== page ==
"And has raised us up together, and made us sit together in heavenly places in Christ Jesus."--Ephesians 2:6
There is a distinction between being quickened together with Christ and being raised up together with him. Is not this true in the experience of God's people? To be quickened into divine life, to be convinced of sin, to have the fear of God planted deeply in the soul, is the commencement of a work of grace. But this is not a deliverance, not a being raised up out of darkness, bondage, doubt, guilt, and fear. This is not a knowledge of Christ, and the power of his resurrection; this is not a full coming out of the dark and silent tomb into the glorious light and warmth of day.
But here is the great blessedness of a mystical union with the Lord Jesus Christ that, as by virtue of interest in him there is a partaking of the benefit and power of his having been quickened, so there is a partaking in the benefit and power of his having been raised up. God does not quicken a soul into divine life to let it remain in the dark tomb of doubt, fear, guilt, and bondage. In raising up Christ there was not only a pledge of the spiritual, but a virtual resurrection of the members of his body. Liberty, then, the liberty of the gospel, deliverance from all doubt and fear, the manifestation of pardon and peace, the shedding abroad of the love of God in the heart, are blessings as much assured to the members of Christ's mystical body as their first quickening into spiritual life, and both are equally assured them in Christ their covenant Head.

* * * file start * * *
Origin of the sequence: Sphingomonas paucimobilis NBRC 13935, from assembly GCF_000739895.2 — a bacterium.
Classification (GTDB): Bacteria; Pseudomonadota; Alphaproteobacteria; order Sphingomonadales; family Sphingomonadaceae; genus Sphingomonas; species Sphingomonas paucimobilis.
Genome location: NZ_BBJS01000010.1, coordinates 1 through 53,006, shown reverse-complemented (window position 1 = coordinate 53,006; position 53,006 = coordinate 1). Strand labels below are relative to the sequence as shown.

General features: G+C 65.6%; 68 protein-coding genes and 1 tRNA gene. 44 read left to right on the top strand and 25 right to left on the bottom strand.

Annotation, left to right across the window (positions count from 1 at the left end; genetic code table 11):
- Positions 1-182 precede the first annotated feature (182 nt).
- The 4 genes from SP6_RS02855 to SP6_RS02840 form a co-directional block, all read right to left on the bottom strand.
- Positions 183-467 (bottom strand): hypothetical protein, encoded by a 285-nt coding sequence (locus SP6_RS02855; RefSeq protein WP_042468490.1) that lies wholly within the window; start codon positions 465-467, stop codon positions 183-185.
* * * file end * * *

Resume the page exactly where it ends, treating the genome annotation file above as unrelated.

"A wise man fears the Lord, and departs from evil--but the fool rages, and is confident."--Proverbs 14:16
I believe no true Christian can be satisfied with a notional religion--though a miserable backslider, and driven into the fields to feed swine, he cannot feed on their husks, but sighs after the bread of his Father's house. The eyes being enlightened to see the nature of sin, the justice and holiness of God, and the miserable filthiness of self, the quickened soul can find no rest in anything short of a precious discovery of the Lamb of God; and the more that the soul is exercised with trials, difficulties, temptations, doubts, and besetments of various kinds, the more does it feel its need of that blood of sprinkling that speaks better things than that of Abel.
What is a Christian worth without inward trials and afflictions? How dead and lifeless are our prayers; how cold and formal when the soul is not kept alive by inward exercises! Where are the sighs, cries, groanings, wrestlings, and breathings of a soul that is at ease in Zion? The world is everything and Christ nothing, when we become settled on our lees, and are not emptied from vessel to vessel; but inward exercises, fears, straits, and temptations stir up the soul to cry, and pray, and beg for mercy. The certainty, the power, the reality of eternal things are then felt--when guilt, and wrath, and fear, and disquietude lay hold of the soul.
Mere notions alone of Christ, false hope, a dead faith, a presumptuous confidence, a rotten assurance, are all swept away as so many refuges of lies, when the soul is made to feel its nakedness and nothingness, its guilt and helplessness before God. And thus all these inward exercises pave the way for discoveries of Christ--those views of his blood and righteousness, that experimental acquaintance with his Person, love, grace, and work, which is life and peace.